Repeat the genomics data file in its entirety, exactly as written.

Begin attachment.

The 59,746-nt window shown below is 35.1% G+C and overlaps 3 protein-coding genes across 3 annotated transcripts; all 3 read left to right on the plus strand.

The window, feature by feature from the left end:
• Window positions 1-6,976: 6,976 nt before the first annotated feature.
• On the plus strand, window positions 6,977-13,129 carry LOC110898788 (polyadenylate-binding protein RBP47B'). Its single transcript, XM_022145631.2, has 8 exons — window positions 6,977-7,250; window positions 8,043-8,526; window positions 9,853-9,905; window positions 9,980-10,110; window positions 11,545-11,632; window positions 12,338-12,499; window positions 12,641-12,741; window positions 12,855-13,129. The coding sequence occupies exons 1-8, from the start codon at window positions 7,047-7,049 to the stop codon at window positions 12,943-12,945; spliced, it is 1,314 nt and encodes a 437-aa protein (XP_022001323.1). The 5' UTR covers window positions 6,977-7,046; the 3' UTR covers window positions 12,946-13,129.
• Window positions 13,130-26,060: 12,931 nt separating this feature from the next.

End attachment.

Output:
The 59,746-nt window shown below is 35.1% G+C and overlaps 3 protein-coding genes across 3 annotated transcripts; all 3 read left to right on the plus strand.

The window, feature by feature from the left end:
• Window positions 1-6,976: 6,976 nt before the first annotated feature.
• On the plus strand, window positions 6,977-13,129 carry LOC110898788 (polyadenylate-binding protein RBP47B'). Its single transcript, XM_022145631.2, has 8 exons — window positions 6,977-7,250; window positions 8,043-8,526; window positions 9,853-9,905; window positions 9,980-10,110; window positions 11,545-11,632; window positions 12,338-12,499; window positions 12,641-12,741; window positions 12,855-13,129. The coding sequence occupies exons 1-8, from the start codon at window positions 7,047-7,049 to the stop codon at window positions 12,943-12,945; spliced, it is 1,314 nt and encodes a 437-aa protein (XP_022001323.1). The 5' UTR covers window positions 6,977-7,046; the 3' UTR covers window positions 12,946-13,129.
• Window positions 13,130-26,060: 12,931 nt separating this feature from the next.